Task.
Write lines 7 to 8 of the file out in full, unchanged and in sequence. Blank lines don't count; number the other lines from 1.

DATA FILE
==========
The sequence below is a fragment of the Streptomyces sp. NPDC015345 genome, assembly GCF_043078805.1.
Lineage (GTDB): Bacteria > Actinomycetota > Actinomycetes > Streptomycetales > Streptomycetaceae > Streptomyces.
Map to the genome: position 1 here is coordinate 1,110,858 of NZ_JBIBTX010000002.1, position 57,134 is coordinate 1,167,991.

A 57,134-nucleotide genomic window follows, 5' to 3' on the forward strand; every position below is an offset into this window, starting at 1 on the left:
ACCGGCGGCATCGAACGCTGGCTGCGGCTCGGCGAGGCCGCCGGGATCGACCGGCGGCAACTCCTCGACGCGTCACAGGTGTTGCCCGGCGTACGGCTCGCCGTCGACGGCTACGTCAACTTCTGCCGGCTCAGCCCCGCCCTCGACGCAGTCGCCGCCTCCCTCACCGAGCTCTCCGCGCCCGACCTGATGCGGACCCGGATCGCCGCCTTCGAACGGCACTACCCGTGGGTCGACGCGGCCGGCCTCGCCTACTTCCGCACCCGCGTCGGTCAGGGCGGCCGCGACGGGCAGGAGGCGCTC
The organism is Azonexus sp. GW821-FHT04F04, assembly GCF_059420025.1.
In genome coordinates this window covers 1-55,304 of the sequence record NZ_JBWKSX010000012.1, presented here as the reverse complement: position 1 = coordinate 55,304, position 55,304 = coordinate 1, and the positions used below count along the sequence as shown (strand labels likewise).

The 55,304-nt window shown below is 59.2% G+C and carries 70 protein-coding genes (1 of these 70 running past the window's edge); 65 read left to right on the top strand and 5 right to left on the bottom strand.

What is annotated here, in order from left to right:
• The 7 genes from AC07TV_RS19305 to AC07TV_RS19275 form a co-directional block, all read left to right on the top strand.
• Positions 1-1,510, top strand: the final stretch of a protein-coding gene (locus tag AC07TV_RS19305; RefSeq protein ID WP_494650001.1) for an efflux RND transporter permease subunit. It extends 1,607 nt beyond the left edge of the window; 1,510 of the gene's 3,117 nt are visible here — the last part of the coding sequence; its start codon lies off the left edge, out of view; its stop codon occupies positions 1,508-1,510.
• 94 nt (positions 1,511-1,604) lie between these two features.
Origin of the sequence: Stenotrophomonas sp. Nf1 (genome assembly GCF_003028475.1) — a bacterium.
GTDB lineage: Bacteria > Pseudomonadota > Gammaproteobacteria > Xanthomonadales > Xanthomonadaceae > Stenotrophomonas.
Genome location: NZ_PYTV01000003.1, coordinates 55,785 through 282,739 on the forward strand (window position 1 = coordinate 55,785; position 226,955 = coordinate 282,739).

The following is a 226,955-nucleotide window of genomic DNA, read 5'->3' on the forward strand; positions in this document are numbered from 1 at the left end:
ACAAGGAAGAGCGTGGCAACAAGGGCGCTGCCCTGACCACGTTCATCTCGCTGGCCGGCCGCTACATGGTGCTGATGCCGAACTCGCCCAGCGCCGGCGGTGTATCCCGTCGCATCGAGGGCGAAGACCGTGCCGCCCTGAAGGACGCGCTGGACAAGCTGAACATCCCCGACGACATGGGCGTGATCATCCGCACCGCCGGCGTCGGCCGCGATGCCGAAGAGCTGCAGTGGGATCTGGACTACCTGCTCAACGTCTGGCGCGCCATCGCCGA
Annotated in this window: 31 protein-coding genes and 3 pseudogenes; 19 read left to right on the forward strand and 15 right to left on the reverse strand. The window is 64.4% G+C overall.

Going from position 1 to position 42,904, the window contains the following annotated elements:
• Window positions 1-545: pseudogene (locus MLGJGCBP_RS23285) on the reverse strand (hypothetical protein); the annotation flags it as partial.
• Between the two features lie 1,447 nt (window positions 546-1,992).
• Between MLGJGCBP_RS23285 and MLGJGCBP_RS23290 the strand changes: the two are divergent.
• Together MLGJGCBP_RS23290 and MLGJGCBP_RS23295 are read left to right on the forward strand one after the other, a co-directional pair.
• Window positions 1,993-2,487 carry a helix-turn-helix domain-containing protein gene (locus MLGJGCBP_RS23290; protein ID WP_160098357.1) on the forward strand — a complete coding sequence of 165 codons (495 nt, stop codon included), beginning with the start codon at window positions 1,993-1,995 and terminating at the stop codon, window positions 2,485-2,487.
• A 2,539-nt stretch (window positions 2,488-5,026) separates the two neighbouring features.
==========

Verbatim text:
In genome coordinates this window covers 1-55,304 of the sequence record NZ_JBWKSX010000012.1, presented here as the reverse complement: position 1 = coordinate 55,304, position 55,304 = coordinate 1, and the positions used below count along the sequence as shown (strand labels likewise).

The 55,304-nt window shown below is 59.2% G+C and carries 70 protein-coding genes (1 of these 70 running past the window's edge); 65 read left to right on the top strand and 5 right to left on the bottom strand.